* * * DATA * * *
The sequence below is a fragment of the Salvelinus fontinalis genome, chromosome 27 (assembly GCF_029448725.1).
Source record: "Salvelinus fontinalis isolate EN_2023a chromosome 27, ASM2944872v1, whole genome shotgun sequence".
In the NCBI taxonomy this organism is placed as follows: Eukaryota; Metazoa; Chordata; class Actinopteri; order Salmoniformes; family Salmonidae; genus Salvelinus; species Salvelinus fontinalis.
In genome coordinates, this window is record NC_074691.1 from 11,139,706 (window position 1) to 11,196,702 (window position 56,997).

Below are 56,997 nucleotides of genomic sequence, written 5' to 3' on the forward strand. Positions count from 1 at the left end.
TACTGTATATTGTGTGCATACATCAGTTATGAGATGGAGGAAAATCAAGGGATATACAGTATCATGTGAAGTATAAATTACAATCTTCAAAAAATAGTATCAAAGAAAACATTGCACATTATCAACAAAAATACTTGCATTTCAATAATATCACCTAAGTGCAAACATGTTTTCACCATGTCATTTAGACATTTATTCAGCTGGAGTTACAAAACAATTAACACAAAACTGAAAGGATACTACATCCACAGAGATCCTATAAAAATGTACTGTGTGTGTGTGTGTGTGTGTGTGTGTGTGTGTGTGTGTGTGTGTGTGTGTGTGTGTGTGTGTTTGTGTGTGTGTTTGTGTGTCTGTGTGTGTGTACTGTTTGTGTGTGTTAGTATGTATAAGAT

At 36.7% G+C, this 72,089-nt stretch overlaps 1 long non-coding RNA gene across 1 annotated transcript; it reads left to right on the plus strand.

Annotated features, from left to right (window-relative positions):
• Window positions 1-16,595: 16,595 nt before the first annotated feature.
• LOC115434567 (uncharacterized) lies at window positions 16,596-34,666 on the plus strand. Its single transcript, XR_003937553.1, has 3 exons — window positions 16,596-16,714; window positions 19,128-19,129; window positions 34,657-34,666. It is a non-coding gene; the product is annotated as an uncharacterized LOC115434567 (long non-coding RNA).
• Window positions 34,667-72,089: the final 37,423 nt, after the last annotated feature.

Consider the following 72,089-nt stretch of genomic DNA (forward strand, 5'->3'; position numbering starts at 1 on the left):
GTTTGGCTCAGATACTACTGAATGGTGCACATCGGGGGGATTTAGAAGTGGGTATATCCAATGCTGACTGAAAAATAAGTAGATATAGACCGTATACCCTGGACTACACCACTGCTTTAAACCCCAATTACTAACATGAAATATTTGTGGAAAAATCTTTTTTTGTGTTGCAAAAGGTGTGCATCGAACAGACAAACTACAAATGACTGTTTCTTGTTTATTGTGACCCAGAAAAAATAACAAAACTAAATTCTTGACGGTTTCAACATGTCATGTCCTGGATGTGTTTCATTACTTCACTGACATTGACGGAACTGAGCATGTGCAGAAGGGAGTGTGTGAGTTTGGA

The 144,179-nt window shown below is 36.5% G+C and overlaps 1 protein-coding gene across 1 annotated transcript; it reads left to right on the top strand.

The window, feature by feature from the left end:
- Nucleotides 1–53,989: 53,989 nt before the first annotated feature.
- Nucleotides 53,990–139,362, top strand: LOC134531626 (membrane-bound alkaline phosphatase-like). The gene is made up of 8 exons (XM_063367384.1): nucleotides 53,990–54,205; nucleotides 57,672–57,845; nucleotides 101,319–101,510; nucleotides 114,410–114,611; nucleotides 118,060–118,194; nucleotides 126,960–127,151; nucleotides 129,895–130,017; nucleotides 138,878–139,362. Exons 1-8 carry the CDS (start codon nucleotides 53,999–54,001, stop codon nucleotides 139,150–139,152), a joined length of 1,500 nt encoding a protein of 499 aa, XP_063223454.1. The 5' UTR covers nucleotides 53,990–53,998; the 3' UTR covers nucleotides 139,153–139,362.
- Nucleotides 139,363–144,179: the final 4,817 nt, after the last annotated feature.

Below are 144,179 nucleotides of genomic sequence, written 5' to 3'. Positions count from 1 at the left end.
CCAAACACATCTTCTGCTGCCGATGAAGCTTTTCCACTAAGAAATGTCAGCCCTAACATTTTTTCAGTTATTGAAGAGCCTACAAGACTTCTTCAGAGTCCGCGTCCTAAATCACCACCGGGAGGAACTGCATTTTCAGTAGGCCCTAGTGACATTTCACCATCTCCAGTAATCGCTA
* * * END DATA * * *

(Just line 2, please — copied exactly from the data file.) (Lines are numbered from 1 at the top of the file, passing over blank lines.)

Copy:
Source record: "Salvelinus fontinalis isolate EN_2023a chromosome 27, ASM2944872v1, whole genome shotgun sequence".